You can tell the crowd is well up for it as they trying clapping along to a bass solo that comes out of Easy Money and leads into an absolutely epic improvisation that makes the scale of LTIA Pt 1 positively myopic! As the audience’s clapping falters, the Crims flirt with something more angular for a moment or two but Bruford’s gorgeous In A Silent Way-style shuffle provides stability for Wetton’s percussive snaps and a languidly beautiful violin passage, before eventually moving more firmly into straighter rock territory. Fripp’s darting notes around 7.00 minutes provide a dazzling herald for the next excursion into the still nascent components of what would become Guts On My Side.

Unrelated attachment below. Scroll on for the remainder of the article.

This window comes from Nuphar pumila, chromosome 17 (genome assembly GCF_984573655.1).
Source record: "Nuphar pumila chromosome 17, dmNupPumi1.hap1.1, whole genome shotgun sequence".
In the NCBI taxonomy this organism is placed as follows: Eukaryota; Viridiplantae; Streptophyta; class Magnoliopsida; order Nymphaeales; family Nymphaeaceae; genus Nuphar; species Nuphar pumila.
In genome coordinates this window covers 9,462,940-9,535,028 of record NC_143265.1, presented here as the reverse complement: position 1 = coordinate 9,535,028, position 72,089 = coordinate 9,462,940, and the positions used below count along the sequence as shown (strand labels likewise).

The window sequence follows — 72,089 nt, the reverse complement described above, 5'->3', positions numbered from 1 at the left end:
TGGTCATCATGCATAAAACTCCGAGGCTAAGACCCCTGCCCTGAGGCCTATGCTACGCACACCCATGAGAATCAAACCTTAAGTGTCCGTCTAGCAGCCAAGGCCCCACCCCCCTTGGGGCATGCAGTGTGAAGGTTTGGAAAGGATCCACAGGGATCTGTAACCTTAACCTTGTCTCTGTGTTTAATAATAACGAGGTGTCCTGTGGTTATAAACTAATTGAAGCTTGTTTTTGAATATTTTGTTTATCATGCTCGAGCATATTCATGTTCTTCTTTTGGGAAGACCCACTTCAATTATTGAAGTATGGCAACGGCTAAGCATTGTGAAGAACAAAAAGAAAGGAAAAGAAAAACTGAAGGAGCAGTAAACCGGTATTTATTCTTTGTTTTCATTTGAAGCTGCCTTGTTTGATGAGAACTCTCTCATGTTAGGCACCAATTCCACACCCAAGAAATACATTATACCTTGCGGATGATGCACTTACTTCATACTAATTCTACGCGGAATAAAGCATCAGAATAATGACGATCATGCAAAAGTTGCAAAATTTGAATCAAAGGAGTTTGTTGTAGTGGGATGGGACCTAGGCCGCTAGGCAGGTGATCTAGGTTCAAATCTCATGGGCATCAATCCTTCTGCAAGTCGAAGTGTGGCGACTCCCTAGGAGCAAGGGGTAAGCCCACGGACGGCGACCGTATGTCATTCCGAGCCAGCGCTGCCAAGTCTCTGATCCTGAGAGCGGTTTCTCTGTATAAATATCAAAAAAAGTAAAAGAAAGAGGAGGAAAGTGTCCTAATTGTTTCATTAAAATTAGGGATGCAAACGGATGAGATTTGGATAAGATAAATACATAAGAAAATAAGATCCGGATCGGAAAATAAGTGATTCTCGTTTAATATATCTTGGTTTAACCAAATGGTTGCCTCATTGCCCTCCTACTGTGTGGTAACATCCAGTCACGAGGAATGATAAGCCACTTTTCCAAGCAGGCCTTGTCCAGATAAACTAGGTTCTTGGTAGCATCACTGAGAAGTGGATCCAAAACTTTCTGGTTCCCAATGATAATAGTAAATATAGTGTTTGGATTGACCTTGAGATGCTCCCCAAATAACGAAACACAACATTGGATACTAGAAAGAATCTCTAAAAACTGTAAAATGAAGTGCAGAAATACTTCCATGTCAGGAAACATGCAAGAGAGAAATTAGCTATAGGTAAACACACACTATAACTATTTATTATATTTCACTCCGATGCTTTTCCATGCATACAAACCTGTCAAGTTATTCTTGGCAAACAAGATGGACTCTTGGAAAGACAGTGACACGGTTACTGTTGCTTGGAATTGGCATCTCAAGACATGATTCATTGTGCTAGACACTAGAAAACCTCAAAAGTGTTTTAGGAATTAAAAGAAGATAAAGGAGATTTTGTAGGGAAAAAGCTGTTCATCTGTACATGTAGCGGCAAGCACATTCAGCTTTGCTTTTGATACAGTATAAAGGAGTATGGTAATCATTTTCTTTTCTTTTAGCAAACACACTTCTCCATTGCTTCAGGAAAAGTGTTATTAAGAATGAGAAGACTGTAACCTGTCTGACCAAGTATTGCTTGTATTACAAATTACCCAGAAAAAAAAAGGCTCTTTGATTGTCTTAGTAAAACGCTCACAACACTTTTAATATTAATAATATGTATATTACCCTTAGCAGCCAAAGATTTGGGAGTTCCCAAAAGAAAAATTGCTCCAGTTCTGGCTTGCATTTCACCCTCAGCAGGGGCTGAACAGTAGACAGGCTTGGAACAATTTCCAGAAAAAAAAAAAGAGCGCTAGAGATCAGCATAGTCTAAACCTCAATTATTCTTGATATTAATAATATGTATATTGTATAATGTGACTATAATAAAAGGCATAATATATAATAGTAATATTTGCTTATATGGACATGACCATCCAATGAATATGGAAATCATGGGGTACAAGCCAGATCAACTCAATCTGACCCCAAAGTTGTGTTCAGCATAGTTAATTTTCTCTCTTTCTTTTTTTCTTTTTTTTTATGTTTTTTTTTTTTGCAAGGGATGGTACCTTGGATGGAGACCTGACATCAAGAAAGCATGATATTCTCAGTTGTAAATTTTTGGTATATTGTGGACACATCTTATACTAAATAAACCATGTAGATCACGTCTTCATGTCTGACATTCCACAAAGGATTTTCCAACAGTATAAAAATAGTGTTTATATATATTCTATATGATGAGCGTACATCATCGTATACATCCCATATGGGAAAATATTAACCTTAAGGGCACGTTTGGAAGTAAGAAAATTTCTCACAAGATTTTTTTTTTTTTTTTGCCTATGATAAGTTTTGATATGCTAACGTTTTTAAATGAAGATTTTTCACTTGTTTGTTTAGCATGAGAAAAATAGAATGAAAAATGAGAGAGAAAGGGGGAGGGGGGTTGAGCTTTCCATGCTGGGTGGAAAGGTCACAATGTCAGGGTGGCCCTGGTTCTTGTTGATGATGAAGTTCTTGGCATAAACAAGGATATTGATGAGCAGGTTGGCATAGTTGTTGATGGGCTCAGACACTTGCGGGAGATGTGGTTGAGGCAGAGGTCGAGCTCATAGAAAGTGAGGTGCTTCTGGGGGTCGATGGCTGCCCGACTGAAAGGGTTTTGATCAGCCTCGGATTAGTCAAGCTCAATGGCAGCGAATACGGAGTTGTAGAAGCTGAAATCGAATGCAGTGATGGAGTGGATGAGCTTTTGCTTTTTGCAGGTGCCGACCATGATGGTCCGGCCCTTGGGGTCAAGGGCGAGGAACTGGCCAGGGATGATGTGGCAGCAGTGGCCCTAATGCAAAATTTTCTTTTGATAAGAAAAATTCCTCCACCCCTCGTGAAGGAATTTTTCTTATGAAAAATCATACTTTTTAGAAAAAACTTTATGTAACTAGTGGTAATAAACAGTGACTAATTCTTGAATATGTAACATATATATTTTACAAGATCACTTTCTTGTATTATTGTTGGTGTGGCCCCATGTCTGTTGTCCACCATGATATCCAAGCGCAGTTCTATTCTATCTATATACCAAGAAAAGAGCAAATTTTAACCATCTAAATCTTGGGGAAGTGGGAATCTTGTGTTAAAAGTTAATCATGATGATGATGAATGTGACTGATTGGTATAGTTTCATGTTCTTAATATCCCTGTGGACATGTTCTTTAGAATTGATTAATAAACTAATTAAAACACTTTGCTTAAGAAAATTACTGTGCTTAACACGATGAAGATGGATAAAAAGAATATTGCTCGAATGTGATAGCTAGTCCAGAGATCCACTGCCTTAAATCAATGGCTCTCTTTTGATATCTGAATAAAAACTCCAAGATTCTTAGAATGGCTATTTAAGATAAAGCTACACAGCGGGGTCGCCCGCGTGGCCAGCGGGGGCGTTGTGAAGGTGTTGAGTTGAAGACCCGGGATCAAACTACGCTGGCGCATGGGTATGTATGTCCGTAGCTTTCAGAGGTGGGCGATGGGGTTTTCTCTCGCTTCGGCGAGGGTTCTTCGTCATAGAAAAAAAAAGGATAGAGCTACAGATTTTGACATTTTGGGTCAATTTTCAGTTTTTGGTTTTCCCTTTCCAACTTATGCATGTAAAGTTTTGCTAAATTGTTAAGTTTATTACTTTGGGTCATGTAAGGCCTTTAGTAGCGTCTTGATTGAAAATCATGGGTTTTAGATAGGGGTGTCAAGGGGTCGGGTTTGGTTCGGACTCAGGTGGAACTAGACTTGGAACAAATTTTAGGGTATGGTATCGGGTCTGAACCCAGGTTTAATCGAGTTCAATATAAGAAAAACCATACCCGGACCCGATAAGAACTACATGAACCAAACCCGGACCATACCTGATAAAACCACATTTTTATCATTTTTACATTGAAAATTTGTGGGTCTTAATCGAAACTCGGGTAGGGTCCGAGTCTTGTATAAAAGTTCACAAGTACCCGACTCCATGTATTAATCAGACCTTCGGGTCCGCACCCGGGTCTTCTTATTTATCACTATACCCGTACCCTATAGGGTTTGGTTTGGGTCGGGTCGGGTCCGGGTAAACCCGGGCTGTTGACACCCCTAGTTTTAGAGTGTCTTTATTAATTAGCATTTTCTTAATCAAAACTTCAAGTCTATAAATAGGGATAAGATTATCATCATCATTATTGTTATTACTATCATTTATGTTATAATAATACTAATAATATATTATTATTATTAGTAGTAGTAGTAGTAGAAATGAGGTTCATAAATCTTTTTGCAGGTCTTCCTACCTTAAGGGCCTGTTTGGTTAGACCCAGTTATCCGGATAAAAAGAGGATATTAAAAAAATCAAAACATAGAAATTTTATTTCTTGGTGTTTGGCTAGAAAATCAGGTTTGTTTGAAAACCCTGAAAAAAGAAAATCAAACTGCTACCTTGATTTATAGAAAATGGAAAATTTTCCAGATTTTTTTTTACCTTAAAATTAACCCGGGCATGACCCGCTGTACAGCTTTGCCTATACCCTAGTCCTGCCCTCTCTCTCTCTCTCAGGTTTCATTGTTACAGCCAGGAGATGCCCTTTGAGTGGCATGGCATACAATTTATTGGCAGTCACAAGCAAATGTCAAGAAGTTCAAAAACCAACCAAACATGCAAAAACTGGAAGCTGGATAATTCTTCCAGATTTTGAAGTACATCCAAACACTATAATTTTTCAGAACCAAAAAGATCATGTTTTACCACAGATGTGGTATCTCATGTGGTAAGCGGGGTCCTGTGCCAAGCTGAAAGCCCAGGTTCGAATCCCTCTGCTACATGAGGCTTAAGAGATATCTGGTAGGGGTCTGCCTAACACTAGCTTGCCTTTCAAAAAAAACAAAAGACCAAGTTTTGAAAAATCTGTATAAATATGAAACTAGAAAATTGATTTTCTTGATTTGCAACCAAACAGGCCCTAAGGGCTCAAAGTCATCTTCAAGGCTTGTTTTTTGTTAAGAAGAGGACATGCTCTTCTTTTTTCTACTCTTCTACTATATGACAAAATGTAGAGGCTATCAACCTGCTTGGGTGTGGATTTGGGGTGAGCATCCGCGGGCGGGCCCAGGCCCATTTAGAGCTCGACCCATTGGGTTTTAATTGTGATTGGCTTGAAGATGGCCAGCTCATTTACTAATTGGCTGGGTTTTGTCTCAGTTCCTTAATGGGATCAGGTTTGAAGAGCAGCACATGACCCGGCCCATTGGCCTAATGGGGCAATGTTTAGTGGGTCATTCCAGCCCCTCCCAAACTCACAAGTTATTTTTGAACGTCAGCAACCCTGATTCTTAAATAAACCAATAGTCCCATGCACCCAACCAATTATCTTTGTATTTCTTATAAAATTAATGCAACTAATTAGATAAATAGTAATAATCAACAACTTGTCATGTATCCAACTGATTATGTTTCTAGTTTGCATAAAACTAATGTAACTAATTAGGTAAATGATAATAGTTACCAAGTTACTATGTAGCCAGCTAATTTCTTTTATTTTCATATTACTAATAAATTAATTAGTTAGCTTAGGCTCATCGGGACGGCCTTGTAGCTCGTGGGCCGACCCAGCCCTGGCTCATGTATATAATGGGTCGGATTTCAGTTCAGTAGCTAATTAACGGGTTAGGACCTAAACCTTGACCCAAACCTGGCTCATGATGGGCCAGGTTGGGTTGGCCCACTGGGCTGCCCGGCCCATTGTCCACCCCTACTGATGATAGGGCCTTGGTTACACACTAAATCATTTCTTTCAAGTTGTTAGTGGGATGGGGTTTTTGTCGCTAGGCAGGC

Graceful, delicate versions of Exiles and Book Of Saturdays offer a gentler, romanticised idea of Crimson which sounds all the more remarkable due to proximity to the band’s often caustic improvisations. The second example of this aspect of their collective personality in the set moves from pastoral themes into a solo rummaging on snare and kit from Bruford. He’s out there on his own for a while before a comping Fripp rides in and the intensity builds. When Wetton comes in it’s like a bomb being detonated. Perhaps more than anything this concert showcases an energised band taking flight.